And what about all the stuff that is not instruction? Or did you somehow manage to get through Psalms and Revelation without being the least bit curious why we needed that many words for God to say "Be good". If indeed, those books do a poor job of that, then what are they for? That requires thought.

Also, Leviticus is a thing. Do these people "blindly follow" Leviticus? If do do they also at the same time blindly follow the totally different organizational structure that it laid out in the Pastoral Epistles? How?

The Bible makes you think. It FORCES it. Trying to "Just believe" the Bible is like trying to "Just Believe" Shakespeare, or Mozart. It’s not just wrong, it’s incomprehensible.

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April 13th, 2016 at 10:15 pm

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Talk To People

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Almost three years ago I wrote an article here condemning the trend to “Raise Awareness” as an alternative to actually making a difference. I challenged my readers to think of things to do to make the world a better place other than fundraising, marketing, and shopping.

It’s a tough challenge to rise to. It seems there are two levels of involvement. Either I become Rambo and save the child soldiers myself with my homemade bow and arrow, or I just “like” Rambo on Facebook. We are not presented with a lot of “middle” level challenge options to participate in the healing of the world. But here’s one:

Talk to people.

Break down the walls of separation that insulate you and your life from the lives of people who are different.

Service-Suggestions-Visit-Senior-Citizens-2012-10-08Go to the place where we hide the old people (Retirement Home) and talk to them. Listen to their stories from recent history, learn from them about their lives and how they wish they had lived differently. Comfort them in their loneliness and fear of death. Sometimes just listen to them ramble even if you can’t understand. Be there.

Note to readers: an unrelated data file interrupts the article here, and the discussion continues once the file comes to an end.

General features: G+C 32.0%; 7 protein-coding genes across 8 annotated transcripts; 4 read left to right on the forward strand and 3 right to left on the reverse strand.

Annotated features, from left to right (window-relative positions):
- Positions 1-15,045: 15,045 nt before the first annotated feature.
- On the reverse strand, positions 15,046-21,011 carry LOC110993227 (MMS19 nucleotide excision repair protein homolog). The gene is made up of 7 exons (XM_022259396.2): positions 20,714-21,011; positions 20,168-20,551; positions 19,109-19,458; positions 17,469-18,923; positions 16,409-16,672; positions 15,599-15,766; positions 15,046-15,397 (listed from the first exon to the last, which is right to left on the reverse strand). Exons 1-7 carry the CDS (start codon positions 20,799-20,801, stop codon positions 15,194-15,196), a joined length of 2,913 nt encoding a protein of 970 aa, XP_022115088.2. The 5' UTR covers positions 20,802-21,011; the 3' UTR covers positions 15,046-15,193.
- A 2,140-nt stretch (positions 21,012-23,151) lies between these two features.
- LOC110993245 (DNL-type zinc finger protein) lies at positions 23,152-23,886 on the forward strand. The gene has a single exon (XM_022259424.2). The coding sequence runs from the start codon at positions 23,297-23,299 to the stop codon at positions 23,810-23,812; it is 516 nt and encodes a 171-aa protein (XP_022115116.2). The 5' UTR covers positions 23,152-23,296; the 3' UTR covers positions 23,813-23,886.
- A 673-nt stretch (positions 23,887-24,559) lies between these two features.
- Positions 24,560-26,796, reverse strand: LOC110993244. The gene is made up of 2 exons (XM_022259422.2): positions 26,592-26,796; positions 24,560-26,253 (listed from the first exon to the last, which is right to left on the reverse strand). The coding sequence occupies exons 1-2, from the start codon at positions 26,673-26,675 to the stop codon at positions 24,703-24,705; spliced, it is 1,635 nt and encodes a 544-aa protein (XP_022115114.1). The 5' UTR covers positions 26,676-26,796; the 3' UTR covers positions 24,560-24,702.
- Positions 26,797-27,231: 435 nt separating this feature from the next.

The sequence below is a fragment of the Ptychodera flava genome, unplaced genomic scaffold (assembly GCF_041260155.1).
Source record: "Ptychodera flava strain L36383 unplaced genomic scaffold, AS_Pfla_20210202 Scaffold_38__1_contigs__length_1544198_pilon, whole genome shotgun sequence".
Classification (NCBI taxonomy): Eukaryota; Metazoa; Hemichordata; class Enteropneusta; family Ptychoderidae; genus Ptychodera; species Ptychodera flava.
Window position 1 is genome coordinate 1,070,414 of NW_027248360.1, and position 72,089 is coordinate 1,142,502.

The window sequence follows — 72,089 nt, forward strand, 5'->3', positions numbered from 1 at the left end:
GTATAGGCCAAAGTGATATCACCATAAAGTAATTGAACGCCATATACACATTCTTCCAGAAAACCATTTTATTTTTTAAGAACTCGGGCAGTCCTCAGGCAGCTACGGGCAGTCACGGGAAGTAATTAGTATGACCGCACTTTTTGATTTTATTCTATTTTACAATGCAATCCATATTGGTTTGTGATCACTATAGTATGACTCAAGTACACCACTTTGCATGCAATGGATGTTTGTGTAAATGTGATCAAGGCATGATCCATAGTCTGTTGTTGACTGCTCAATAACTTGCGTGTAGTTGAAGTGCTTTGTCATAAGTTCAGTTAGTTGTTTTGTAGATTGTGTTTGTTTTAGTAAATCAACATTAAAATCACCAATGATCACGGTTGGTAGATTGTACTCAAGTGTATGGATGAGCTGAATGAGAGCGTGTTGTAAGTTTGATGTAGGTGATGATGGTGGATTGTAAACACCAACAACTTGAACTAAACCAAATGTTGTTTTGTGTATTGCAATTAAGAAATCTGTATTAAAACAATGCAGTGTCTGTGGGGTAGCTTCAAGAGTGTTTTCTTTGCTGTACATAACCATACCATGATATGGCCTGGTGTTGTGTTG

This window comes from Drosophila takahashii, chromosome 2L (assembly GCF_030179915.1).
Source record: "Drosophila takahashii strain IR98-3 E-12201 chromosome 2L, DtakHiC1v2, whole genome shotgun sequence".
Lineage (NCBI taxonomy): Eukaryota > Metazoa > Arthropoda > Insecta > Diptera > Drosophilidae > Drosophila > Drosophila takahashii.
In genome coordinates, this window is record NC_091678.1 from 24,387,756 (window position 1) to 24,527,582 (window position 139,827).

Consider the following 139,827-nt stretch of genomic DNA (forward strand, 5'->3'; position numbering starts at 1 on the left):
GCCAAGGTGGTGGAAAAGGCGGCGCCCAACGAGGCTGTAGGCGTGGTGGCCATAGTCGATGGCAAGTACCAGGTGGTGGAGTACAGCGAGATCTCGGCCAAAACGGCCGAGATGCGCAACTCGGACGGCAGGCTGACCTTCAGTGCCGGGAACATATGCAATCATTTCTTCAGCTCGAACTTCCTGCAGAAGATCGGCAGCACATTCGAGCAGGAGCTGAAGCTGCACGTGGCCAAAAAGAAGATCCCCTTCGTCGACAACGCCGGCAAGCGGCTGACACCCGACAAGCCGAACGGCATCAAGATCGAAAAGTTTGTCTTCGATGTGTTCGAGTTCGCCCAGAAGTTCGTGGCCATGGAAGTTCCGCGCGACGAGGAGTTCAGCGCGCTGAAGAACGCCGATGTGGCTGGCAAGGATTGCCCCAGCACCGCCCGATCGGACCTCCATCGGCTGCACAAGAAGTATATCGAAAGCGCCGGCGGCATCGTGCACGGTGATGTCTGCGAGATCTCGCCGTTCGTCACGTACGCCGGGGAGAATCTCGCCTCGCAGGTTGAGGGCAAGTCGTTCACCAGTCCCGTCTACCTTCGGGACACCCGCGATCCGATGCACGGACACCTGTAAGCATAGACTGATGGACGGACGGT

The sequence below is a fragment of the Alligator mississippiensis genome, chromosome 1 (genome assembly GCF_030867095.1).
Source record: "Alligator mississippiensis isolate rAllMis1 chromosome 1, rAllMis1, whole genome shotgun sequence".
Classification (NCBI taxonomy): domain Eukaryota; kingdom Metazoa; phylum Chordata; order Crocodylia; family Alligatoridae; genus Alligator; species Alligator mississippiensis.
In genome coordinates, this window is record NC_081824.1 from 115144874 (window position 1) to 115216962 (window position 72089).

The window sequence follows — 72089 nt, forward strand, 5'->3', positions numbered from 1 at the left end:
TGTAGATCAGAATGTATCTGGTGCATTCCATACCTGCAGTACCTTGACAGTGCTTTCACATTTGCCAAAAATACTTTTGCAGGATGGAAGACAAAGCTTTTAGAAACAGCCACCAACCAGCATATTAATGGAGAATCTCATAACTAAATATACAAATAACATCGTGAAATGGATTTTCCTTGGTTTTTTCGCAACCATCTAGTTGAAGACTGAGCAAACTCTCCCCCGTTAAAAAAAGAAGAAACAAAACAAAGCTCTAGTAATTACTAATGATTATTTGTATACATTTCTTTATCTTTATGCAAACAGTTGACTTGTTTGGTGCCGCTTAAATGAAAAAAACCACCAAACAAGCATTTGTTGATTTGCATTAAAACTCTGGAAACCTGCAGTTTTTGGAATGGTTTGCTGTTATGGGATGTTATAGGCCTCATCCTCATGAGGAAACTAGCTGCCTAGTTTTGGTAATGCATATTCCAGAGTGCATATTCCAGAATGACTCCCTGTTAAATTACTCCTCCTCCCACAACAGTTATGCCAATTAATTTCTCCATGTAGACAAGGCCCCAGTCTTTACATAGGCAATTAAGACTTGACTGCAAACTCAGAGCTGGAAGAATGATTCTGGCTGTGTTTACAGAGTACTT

Go to the place where we hide the sick and dying (Hospital). Talk to the people there. Volunteer to walk with the chaplain and help the chaplain with anything they need done. Many chaplains make “rounds” to all the patients, but really wish they had time to spend with the one or two in crisis who really need attention. Volunteer to cover the rounds. While you are there think about your own mortality. Affirm what the patients say about their feelings.

Go to the place where we hide the poor (Shelter) Talk to people. Bring some food or something if that helps your guilt, but don’t let it excuse it. Feel your guilt. Know that everything you have was given my God and the roles could easily have been reversed. Learn from them about their exciting stories of survival in the jungle that you call a comfortable home. Treat them as people for what will probably be the first time. Ask them where their friends who are not in the shelter sleep and then go there, because only a select group go to the shelter.

Go to the place where they hide people of color (Ghetto) Talk to the people there. Realize they are mostly Christians. Seek their instruction in the ways of Jesus. Their context as a culture is different from yours and sees different things. Their context as a people who are not in power resembles the people of the bible more closely than your own people.

When you talk to all those people (and any others you can think of). As they express felt needs, apart from the need to be heard which I promise you they feel. Then and only then should you begin to up the challenge level as you craft service projects to begin to meet those expressed needs.

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April 6th, 2016 at 10:09 pm